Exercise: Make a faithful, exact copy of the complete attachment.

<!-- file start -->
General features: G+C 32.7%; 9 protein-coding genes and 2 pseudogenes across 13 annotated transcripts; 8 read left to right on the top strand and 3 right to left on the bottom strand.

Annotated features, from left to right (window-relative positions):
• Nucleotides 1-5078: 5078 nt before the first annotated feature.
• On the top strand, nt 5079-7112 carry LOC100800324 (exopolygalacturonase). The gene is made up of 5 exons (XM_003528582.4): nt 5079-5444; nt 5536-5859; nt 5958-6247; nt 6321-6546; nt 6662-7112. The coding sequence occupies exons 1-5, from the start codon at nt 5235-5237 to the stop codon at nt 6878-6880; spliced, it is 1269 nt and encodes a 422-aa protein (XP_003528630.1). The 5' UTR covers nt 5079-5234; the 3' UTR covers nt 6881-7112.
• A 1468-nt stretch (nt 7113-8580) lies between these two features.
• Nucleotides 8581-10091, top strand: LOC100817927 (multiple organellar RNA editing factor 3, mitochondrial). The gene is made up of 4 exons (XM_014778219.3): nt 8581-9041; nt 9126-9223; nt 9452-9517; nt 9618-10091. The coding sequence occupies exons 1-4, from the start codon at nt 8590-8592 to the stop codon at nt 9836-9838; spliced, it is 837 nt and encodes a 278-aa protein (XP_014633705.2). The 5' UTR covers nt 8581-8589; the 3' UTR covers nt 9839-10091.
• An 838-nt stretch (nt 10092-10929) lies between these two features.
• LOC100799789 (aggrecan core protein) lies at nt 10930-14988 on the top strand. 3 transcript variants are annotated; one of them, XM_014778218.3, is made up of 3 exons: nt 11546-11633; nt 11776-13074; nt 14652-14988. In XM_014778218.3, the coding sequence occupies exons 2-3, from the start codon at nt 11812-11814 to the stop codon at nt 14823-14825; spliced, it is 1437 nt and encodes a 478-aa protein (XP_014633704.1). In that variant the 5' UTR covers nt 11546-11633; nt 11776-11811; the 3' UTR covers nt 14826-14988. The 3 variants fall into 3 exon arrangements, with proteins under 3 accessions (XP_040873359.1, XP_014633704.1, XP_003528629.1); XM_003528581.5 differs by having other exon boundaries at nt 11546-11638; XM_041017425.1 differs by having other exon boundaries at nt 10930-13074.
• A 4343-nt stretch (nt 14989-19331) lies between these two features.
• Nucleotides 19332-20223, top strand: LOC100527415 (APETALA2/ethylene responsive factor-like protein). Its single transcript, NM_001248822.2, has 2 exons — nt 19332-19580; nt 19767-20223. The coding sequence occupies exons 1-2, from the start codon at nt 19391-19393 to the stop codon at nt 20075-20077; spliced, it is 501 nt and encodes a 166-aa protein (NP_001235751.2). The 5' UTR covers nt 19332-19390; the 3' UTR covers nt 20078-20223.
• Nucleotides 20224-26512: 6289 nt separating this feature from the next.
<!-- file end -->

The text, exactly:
General features: G+C 32.7%; 9 protein-coding genes and 2 pseudogenes across 13 annotated transcripts; 8 read left to right on the top strand and 3 right to left on the bottom strand.

Annotated features, from left to right (window-relative positions):
• Nucleotides 1-5078: 5078 nt before the first annotated feature.
• On the top strand, nt 5079-7112 carry LOC100800324 (exopolygalacturonase). The gene is made up of 5 exons (XM_003528582.4): nt 5079-5444; nt 5536-5859; nt 5958-6247; nt 6321-6546; nt 6662-7112. The coding sequence occupies exons 1-5, from the start codon at nt 5235-5237 to the stop codon at nt 6878-6880; spliced, it is 1269 nt and encodes a 422-aa protein (XP_003528630.1). The 5' UTR covers nt 5079-5234; the 3' UTR covers nt 6881-7112.
• A 1468-nt stretch (nt 7113-8580) lies between these two features.
• Nucleotides 8581-10091, top strand: LOC100817927 (multiple organellar RNA editing factor 3, mitochondrial). The gene is made up of 4 exons (XM_014778219.3): nt 8581-9041; nt 9126-9223; nt 9452-9517; nt 9618-10091. The coding sequence occupies exons 1-4, from the start codon at nt 8590-8592 to the stop codon at nt 9836-9838; spliced, it is 837 nt and encodes a 278-aa protein (XP_014633705.2). The 5' UTR covers nt 8581-8589; the 3' UTR covers nt 9839-10091.
• An 838-nt stretch (nt 10092-10929) lies between these two features.
• LOC100799789 (aggrecan core protein) lies at nt 10930-14988 on the top strand. 3 transcript variants are annotated; one of them, XM_014778218.3, is made up of 3 exons: nt 11546-11633; nt 11776-13074; nt 14652-14988. In XM_014778218.3, the coding sequence occupies exons 2-3, from the start codon at nt 11812-11814 to the stop codon at nt 14823-14825; spliced, it is 1437 nt and encodes a 478-aa protein (XP_014633704.1). In that variant the 5' UTR covers nt 11546-11633; nt 11776-11811; the 3' UTR covers nt 14826-14988. The 3 variants fall into 3 exon arrangements, with proteins under 3 accessions (XP_040873359.1, XP_014633704.1, XP_003528629.1); XM_003528581.5 differs by having other exon boundaries at nt 11546-11638; XM_041017425.1 differs by having other exon boundaries at nt 10930-13074.
• A 4343-nt stretch (nt 14989-19331) lies between these two features.
• Nucleotides 19332-20223, top strand: LOC100527415 (APETALA2/ethylene responsive factor-like protein). Its single transcript, NM_001248822.2, has 2 exons — nt 19332-19580; nt 19767-20223. The coding sequence occupies exons 1-2, from the start codon at nt 19391-19393 to the stop codon at nt 20075-20077; spliced, it is 501 nt and encodes a 166-aa protein (NP_001235751.2). The 5' UTR covers nt 19332-19390; the 3' UTR covers nt 20078-20223.
• Nucleotides 20224-26512: 6289 nt separating this feature from the next.